Involuntary Neuromuscular Coupling between the

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Mar 1, 2018 - Stroke, a section of the journal ... understood, particularly following neurological injury such as stroke. ... Phase of movement played a role as a faster peak reflex response .... the movement were recorded using an external camera system ... To examine index finger–thumb reflexive coupling during goal-.

Original Research published: 01 March 2018 doi: 10.3389/fneur.2018.00084


Christopher L. Jones 1* and Derek G. Kamper2  HD LifeSciences, Stoneham, MA, United States, 2 UNC/NC State Joint Department of Biomedical Engineering, Rehabilitation Engineering Core, Raleigh, NC, United States


Edited by: Xiaogang Hu, University of North Carolina at Chapel Hill, United States Reviewed by: Sheng Li, University of Texas Health Science Center at Houston, United States Jun Yao, Northwestern University, United States Jongsang Son, Shirley Ryan AbilityLab, United States *Correspondence: Christopher L. Jones [email protected] Specialty section: This article was submitted to Stroke, a section of the journal Frontiers in Neurology Received: 29 June 2017 Accepted: 06 February 2018 Published: 01 March 2018 Citation: Jones CL and Kamper DG (2018) Involuntary Neuromuscular Coupling between the Thumb and Finger of Stroke Survivors during Dynamic Movement. Front. Neurol. 9:84. doi: 10.3389/fneur.2018.00084

Frontiers in Neurology  |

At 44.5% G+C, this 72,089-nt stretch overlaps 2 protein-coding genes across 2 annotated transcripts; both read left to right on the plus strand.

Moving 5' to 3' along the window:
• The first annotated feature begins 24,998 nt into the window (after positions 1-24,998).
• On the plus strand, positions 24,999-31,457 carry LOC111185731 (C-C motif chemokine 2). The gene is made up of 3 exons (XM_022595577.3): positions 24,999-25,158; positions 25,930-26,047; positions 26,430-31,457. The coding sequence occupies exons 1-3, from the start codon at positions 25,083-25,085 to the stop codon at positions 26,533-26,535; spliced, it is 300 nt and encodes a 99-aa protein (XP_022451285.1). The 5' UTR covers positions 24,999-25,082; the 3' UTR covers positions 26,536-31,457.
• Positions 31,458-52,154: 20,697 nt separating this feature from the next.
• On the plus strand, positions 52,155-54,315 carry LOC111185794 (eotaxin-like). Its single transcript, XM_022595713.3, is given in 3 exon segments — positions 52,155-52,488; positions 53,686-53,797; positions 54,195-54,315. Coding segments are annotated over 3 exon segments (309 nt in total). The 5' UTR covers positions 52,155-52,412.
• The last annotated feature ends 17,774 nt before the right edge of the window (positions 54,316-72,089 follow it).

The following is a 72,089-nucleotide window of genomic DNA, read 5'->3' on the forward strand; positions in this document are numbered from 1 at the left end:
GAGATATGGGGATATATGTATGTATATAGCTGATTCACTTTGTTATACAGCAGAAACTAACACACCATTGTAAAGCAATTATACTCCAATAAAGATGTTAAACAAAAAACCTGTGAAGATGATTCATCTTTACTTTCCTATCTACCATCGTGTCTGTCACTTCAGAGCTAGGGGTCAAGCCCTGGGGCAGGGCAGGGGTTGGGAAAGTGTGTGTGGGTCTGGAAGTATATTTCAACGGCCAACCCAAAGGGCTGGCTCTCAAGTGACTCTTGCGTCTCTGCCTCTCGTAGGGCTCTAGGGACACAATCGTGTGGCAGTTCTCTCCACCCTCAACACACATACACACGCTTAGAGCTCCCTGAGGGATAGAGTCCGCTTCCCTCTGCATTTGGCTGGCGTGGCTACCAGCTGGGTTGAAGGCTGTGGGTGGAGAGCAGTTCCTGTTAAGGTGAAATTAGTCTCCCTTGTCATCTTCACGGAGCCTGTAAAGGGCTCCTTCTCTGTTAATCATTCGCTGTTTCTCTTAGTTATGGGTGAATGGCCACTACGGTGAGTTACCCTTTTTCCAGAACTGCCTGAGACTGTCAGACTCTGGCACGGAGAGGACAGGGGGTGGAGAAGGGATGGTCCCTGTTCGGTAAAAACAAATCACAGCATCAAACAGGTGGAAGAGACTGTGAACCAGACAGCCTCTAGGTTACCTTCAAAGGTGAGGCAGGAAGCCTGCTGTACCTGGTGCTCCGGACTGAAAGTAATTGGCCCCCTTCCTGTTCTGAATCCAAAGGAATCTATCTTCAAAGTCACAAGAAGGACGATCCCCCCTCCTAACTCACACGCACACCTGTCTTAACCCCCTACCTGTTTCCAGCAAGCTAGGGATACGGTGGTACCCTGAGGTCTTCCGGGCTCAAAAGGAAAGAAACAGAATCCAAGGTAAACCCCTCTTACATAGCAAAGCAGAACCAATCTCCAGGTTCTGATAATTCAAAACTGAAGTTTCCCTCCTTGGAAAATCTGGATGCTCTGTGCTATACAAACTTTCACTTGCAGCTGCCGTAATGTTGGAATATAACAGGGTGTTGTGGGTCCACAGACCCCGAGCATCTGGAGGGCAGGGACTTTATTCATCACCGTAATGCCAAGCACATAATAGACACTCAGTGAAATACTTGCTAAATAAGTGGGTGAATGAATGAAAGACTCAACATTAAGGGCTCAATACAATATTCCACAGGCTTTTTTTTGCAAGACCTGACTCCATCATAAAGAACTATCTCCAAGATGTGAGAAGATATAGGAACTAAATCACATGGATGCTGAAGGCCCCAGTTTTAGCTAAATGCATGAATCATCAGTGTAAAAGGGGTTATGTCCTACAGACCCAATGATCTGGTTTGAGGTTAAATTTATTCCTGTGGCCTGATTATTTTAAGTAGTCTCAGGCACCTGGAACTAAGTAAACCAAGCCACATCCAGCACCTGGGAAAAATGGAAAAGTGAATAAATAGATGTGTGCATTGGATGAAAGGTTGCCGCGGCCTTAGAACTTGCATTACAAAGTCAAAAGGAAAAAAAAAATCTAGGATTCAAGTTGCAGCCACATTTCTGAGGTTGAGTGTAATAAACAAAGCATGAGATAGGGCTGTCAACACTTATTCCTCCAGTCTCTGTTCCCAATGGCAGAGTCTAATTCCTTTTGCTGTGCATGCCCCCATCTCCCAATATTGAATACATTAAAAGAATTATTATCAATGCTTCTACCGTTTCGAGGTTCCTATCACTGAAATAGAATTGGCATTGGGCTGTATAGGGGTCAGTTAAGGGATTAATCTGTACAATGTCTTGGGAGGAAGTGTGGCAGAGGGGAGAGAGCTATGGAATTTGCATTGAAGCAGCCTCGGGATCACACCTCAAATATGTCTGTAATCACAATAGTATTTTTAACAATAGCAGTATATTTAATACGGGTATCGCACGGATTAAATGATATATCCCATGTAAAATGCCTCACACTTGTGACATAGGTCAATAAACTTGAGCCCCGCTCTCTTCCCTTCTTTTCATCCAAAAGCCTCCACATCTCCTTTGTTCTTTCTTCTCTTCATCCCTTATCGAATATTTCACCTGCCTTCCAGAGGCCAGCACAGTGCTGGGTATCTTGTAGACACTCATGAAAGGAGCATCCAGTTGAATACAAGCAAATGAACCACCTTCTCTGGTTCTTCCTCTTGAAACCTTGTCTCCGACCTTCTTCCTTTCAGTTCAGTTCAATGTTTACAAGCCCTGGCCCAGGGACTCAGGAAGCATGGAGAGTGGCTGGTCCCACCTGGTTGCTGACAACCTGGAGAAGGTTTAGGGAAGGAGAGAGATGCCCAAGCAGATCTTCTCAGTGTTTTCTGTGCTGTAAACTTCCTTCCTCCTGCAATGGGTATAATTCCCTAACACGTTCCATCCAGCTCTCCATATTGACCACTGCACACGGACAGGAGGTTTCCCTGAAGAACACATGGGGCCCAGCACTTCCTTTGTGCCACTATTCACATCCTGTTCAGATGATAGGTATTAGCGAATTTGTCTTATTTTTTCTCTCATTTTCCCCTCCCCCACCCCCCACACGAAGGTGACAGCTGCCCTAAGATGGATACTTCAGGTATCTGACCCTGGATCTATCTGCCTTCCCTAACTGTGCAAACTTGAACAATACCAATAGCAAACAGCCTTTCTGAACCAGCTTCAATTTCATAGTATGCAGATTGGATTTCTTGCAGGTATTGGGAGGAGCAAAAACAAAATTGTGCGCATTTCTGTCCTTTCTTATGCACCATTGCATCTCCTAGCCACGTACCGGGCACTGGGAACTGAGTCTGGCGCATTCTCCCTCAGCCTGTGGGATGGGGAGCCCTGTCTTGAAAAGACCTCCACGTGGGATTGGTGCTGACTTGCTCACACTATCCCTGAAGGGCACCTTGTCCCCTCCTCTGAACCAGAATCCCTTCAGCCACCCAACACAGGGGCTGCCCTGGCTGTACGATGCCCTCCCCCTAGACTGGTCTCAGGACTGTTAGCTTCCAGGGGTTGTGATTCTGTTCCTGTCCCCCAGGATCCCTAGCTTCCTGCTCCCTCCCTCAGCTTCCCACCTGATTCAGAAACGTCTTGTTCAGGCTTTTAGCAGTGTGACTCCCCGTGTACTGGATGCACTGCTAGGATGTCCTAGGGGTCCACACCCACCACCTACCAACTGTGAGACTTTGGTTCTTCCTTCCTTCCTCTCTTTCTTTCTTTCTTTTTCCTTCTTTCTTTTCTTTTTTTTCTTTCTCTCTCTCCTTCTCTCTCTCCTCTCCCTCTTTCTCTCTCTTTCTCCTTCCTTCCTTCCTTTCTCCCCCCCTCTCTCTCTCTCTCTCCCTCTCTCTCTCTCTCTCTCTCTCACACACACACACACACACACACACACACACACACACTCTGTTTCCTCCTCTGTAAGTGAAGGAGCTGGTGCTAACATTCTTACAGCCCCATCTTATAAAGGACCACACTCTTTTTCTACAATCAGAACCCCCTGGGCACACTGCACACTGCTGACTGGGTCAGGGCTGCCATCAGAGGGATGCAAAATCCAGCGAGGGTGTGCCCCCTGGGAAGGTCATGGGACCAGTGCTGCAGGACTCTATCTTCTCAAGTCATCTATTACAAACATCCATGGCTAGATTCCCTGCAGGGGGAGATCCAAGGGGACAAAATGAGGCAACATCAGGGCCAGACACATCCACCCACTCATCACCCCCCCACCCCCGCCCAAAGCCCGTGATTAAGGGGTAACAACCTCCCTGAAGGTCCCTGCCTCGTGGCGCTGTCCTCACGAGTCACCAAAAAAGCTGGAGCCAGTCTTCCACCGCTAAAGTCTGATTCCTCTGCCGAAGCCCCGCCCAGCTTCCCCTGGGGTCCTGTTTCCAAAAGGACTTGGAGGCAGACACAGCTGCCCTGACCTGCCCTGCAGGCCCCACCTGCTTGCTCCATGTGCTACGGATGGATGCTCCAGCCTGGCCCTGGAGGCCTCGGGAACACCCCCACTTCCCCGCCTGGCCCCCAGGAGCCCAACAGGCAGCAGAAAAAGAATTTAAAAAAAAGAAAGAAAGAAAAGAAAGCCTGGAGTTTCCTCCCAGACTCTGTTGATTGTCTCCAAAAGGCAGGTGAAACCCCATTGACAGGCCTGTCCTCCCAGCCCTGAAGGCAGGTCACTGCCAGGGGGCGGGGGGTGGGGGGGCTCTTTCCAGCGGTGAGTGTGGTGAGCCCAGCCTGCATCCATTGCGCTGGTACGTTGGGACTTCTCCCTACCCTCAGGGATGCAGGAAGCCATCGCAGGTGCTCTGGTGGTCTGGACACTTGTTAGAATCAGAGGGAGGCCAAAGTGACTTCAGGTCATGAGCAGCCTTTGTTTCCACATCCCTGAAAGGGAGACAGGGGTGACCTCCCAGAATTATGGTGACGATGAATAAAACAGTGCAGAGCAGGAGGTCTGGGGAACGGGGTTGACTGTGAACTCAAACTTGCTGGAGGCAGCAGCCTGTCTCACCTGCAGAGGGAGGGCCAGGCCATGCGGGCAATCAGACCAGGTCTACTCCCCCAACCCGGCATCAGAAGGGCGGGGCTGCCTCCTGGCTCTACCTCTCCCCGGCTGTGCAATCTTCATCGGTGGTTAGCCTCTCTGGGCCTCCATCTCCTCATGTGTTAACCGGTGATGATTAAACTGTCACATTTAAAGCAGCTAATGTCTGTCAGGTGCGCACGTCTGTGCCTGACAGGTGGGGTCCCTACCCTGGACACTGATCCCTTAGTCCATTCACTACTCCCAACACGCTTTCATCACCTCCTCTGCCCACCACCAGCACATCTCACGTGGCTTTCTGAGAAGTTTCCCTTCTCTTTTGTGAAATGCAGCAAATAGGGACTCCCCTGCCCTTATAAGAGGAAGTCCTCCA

Finger–thumb coordination is crucial to manual dexterity but remains incompletely understood, particularly following neurological injury such as stroke. While being controlled independently, the index finger and thumb especially must work in concert to perform a variety of tasks requiring lateral or palmar pinch. The impact of stroke on this functionally critical sensorimotor control during dynamic tasks has been largely unexplored. In this study, we explored finger–thumb coupling during close–open pinching motions in stroke survivors with chronic hemiparesis. Two types of perturbations were applied randomly to the index with a novel Cable-Actuated Finger Exoskeleton: a sudden joint acceleration stretching muscle groups of the index finger and a sudden increase in impedance in selected index finger joint(s). Electromyographic signals for specific thumb and index finger muscles, thumb tip trajectory, and index finger joint angles were recorded during each trial. Joint angle perturbations invoked reflex responses in the flexor digitorum superficialis (FDS), first dorsal interossei (FDI), and extensor digitorum communis muscles of the index finger and heteronymous reflex responses in flexor pollicis brevis of the thumb (p 

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